Update on the Search for Steve Fossett (Update 3)
Update 3 We know many of you are anxious to learn what happened to your search submissions. Full details on areas screened and passed on to the Steve Fossett Search and Rescue team are at: s3.amazonaws.com/fossett/index.html.
Important Update2! Thanks for the great feedback. We found this great tool for submitting your coordinates manually – http://www.violentskies.com/search-for-steve-fossett/index.html. Users are encouraged to use this tool as it would help us aggregate and organize the search results and most importantly not miss any results because every response is important.
Important Update! Thanks to all the thousands of people making this a full-time job! Please read these guidelines before reporting a find here. (1) If you find a likely location, submit it as a “yes” in Mechanical Turk. Please do not post here! The team is reviewing, and most of these “likely” observations are being reported by mutiple people. Only by using the official process are we able to aggregate feedback on a given tile of imagery. (2) If you wander off in Google Earth looking around, it is easy to wander out of the search dataset and into old images that are not relevant to the search. Another reason to register and use the images in Mechanical Turk per-se, rather than flipping back and forth between Google Earth. (3) However if you still want to post a manual set of coordinates, best to do so at http://turksearch.wordpress.com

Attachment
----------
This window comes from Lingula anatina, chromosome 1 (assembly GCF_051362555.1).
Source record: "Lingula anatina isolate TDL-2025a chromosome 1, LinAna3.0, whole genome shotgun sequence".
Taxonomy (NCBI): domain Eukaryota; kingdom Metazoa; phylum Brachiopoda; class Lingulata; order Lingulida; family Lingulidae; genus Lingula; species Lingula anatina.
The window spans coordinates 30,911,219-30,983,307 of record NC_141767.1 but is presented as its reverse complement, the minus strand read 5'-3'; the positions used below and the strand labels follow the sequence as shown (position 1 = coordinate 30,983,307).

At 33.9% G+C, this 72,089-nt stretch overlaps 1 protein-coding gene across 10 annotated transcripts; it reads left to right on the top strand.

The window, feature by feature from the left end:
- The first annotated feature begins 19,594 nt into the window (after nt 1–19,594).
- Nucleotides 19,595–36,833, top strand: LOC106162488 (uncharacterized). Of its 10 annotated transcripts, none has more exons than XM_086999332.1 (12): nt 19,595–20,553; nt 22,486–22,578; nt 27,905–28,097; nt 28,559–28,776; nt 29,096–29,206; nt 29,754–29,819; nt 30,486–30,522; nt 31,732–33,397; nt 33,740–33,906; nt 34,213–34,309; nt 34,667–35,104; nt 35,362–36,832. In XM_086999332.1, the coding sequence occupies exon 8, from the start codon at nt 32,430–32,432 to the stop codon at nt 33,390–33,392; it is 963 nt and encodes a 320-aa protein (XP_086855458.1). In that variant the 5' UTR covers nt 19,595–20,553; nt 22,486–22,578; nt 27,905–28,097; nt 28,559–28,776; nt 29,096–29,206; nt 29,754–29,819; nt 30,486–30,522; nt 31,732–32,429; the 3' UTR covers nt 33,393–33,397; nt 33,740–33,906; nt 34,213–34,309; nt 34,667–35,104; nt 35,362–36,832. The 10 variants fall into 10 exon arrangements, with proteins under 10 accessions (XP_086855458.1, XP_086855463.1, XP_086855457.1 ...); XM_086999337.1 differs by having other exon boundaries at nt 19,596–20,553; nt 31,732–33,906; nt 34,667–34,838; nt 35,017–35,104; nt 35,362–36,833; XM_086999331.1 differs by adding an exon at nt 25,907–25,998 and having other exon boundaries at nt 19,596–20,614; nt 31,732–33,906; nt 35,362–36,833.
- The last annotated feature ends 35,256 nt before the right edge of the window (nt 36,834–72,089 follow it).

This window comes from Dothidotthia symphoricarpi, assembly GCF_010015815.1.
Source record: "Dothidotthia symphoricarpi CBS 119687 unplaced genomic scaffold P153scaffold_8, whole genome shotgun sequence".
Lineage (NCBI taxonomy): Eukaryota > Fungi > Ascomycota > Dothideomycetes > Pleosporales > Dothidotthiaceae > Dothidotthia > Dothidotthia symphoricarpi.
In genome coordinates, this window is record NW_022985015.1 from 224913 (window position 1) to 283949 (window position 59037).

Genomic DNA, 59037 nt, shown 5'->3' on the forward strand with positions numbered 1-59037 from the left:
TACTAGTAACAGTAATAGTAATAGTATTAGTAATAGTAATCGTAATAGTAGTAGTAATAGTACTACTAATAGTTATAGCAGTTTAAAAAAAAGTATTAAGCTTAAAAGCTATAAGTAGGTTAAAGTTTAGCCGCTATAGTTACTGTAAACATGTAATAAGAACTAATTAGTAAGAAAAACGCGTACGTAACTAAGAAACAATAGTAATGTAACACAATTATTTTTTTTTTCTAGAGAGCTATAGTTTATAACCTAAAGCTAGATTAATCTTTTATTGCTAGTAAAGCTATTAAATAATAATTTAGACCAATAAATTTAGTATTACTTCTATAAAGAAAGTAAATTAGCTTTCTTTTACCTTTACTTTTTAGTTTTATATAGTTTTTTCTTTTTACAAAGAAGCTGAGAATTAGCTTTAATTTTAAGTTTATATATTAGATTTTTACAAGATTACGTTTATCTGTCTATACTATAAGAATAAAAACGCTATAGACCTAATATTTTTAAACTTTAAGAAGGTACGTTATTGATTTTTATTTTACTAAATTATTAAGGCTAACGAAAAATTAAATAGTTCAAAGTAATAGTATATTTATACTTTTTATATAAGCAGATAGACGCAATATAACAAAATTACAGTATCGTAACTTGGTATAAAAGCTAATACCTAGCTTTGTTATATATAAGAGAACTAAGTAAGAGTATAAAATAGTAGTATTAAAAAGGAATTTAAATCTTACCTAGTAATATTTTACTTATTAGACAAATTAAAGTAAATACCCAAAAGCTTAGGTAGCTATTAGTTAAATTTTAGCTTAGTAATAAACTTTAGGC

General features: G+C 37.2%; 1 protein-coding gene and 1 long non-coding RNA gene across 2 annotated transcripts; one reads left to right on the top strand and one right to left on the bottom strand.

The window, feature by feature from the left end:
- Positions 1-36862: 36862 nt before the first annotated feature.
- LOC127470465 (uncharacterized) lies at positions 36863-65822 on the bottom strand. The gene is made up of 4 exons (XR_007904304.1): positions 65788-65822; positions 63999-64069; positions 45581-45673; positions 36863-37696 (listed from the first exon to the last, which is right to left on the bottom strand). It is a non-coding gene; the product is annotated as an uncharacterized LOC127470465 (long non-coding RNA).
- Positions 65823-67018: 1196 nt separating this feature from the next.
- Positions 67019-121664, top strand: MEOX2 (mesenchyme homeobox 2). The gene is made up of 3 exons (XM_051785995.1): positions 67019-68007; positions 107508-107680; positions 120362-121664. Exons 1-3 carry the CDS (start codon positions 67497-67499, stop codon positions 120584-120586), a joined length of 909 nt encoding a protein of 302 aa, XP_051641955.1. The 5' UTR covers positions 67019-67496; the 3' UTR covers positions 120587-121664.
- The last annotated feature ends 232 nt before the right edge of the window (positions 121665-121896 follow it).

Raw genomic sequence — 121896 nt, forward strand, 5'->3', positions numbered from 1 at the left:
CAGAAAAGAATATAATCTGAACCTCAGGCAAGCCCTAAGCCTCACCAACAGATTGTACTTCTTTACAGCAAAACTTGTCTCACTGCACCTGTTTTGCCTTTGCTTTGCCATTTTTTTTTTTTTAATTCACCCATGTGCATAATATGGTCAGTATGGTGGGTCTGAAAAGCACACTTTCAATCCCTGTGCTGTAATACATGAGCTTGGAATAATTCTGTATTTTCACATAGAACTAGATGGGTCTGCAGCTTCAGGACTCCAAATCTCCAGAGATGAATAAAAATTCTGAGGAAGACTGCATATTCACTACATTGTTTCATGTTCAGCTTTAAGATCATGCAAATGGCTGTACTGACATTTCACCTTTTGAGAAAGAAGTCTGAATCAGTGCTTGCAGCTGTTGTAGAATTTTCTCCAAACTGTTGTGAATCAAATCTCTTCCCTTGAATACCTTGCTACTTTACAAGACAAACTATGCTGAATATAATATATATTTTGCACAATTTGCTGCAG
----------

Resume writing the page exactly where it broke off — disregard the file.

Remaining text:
Recently I blogged about the use of Amazon Mechanical Turk to scale out the search for Steve Fossett. As a pilot who used to be involved in traditional Search and Rescue efforts, this form of innovation is incredible. Someone’s fate no longer depends solely on a relatively small number of aircraft; instead a large number of people can quickly search and cross-check high-resolution images.
If you have not yet helped in the search, please visit www.mturk.com to pitch in.
So it seems appropriate to provide some feedback to all of the tens of thousands of people who have helped in the search. Accordingly, the following is straight from the product team:
Workers: thanks for your continued support!
Since launching the search for Steve Fossett, the support from the Mechanical Turk worker community has been outstanding. To date, tens of thousands of Steve Fossett searchers have completed millions of HITs. Your support in reviewing hundreds of thousands of images, covering thousands of square miles of terrain, has generated a number of highly credible leads. This effort has filtered the images down to less than 0.03% of images received.
After you submit each HIT, Mechanical Turk compares your answer to those received from workers looking at the same image. As highly rated images are identified, experts review them using Google Earth and pass the most promising leads directly to search teams.
Images are made available through the support of providers GeoEye, DigitalGlobe and Sanborn. Teams at Google prepare the raw images into the tiles. Data is then processed using EC2 and stored in S3 before being made available through Mechanical Turk.
Workers have already reviewed hundreds of thousands of images from GeoEye, and are now working on imagery from DigitalGlobe. We’ve just begun processing Sanborn data and will begin loading new HITs shortly.
Your continued participation is sincerely appreciated. Thanks for all your support.
So what have they found? Here’s a couple of screenshots…
Experts reviewing each image have immediate access to the comments provided by workers as well as the percentage of workers who flagged the image.
After workers submits their HITs, responses are reviewed by experts using Google Earth to better examine the surrounding areas and evaluate each lead.